Monday, June 14, 2010

Sarah Polly for best actress (Oscar and Golden Globe)

I've been thinking about splice on and off all day long. I made an interesting Paella today, and each time I took a break to let it bubble, my thoughts seemed to return to this movie. It's that brilliant.

In particular, the character of Elsa Kast has intrigued me. Women critics and lots of actresses complain relentlessly about the lack of good quality female roles. Women seldom drive the action in movies. They are seldom the central figures outside chick-flicks and romances (which are themselves chick flicks). Numberous attempts to cast women in guy roles have produced stinkers. Witness the horror of Jessica Biel in the A-Team.

Well, here you go. This movie is what you've been waiting around for. Elsa is the character you've been pining away for. Sarah Polley got it done big time.

After 24 hours, I have come to the considered opinion that Splice is entirely driven by the character of Elsa Kast, and the performance of Sarah Polley. It is incredibly subtle how they get that across to you also. It's unstated. You must derive that by considering the way the plot develops.

When the movie begins, we automatically begin with the notion that Adrien Brody's character, Clive, is the key scientist in this operation. We presume that Elsa is Clive's sidekick. Like his brother, Gavin, Elsa is just along for a ride on Clive's wagon. She's there because she is his girlfriend.

That's just not true. Clive is a brilliant scientist, but he is no genius. Frankly, he is too bound by ethics and convention to be a genius. All geniuses are unconventional. Many are quasi-sociopaths. All you have to do is listen to Edward Teller speak during Trinity and Beyond, and you get that impression. Elsa is the genius. Clive and Gavin are riding her coat-tales.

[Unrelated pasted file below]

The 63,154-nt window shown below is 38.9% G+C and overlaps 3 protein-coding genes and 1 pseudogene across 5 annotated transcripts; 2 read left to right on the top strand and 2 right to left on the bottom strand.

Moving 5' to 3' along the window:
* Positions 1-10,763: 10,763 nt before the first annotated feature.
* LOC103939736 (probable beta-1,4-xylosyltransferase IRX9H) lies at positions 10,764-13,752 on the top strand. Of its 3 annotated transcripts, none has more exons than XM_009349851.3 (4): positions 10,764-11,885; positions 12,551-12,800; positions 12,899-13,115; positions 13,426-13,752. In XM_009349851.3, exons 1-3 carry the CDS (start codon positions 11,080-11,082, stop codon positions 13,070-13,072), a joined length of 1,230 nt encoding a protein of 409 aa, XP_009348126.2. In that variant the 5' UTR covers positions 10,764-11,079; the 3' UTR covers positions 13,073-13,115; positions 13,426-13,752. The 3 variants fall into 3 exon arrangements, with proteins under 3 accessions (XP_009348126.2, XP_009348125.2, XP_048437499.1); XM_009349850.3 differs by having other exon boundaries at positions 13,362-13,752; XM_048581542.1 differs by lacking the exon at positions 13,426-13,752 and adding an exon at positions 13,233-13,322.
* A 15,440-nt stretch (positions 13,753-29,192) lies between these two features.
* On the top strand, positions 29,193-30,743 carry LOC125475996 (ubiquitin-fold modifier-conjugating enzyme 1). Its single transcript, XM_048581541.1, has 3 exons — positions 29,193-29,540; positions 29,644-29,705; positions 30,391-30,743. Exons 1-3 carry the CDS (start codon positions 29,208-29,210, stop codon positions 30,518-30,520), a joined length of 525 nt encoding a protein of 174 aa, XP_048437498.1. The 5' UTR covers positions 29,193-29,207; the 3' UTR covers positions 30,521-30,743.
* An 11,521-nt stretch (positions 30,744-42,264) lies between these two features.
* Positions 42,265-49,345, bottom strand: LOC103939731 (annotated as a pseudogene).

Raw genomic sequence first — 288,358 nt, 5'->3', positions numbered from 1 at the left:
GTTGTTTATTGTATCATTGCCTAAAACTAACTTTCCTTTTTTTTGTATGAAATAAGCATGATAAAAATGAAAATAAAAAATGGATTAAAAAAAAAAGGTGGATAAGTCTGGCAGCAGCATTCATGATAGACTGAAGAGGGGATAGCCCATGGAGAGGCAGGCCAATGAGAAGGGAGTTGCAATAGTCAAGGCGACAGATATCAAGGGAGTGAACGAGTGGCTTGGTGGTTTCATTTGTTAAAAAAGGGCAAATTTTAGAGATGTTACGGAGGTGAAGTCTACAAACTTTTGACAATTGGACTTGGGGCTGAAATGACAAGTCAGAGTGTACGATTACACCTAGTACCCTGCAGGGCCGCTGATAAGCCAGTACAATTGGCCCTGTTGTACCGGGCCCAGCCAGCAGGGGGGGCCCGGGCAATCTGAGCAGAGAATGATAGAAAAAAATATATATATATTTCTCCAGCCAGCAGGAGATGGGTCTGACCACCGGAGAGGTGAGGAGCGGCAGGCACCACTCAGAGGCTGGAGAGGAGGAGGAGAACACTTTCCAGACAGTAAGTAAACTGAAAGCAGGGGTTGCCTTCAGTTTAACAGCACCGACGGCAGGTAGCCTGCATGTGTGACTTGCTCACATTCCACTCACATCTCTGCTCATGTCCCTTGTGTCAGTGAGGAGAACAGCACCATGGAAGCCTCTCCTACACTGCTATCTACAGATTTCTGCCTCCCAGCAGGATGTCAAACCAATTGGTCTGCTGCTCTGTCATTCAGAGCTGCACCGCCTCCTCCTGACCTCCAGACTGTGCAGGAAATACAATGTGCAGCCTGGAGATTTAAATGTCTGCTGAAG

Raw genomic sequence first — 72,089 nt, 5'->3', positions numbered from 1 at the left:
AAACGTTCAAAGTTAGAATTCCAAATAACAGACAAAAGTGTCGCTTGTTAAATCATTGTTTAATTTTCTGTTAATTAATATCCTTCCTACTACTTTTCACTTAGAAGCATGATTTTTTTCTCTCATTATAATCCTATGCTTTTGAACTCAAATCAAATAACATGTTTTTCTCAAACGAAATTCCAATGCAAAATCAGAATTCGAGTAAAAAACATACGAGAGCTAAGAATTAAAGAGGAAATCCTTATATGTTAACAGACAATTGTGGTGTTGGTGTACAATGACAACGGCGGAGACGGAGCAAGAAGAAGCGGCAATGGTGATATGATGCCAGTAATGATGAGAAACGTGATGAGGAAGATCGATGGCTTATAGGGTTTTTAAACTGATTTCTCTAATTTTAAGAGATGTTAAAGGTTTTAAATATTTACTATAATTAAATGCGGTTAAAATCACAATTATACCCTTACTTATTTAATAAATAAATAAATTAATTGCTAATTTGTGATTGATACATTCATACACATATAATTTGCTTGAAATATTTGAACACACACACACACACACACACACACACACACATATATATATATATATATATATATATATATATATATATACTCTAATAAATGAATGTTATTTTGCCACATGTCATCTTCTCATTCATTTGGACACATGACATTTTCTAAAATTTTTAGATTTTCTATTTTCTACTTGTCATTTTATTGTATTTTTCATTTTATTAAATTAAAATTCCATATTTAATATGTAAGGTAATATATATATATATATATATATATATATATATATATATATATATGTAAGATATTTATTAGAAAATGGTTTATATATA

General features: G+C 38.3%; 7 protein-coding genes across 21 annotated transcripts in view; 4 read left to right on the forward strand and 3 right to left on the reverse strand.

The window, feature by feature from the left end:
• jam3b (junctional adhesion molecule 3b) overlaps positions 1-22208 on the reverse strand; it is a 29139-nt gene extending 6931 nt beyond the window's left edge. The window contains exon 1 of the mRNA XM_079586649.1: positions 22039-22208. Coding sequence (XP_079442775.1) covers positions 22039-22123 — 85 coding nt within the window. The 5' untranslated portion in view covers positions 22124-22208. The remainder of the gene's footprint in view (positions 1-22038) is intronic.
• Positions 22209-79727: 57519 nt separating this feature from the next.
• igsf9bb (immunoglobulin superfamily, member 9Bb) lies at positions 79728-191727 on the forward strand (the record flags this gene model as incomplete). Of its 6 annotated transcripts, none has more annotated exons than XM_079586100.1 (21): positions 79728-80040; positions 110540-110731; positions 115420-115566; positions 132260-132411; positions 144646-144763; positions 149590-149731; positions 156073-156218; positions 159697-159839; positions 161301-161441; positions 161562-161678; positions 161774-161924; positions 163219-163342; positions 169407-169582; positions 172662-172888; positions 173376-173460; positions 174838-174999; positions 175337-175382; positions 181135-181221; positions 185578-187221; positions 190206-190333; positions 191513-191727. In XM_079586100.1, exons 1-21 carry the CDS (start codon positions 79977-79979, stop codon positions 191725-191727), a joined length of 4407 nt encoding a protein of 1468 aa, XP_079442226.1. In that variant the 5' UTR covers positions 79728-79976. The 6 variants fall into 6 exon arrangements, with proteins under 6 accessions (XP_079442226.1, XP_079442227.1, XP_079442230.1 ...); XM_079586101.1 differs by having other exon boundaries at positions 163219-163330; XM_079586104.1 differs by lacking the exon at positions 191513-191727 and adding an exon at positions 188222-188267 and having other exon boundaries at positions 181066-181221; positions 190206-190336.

So is Elsa a sociopath? Yep. She is all that and more, but you would never believe that upon first, second or even third meeting with her. She surprises even Clive, who is her mate in this life. This is where we get to the genius of her character design. Elsa's character is a composite of some of the most fascinating knowledge we have compiled in personality research.

What are those tidbits of knowledge?
  1. That there is no line between genius and madness. Rather, there is an intimate connection between these two. Just about every genius has been cracked in more than one way.
  2. Madness is often genetic. We discover gradually through the course of this movie that Elsa isn't kidding when she says her late mother was crazy. We see subtle facts that clearly point out that Elsa's mother was clinically insane. Unfortunately, we see plenty of little things that indicate Elsa may well have inherited a good chunk of those genes.
  3. All geniuses are unconventional... unconventional to the point of being antinomian. Antinomian to the point of being sociopathic.
  4. Most intriguingly, Elsa is a great example of the banality of evil. She fearlessly engages in incredibly dangerous things, without worry, without care, without concern for greater world consequences. However, she seems otherwise normal and brilliant. It is far too late in the game we finally come to a full realization that she is really dangerous in a really subtle way.
To make this character real and believable, you need one hell of a performance from a very good actress. Well, they got it, and I think she should be rewarded. I think Sarah Polly should win both Oscar and the Golden Globe awards. If SAG wants to give her the Actor, I am totally down with that.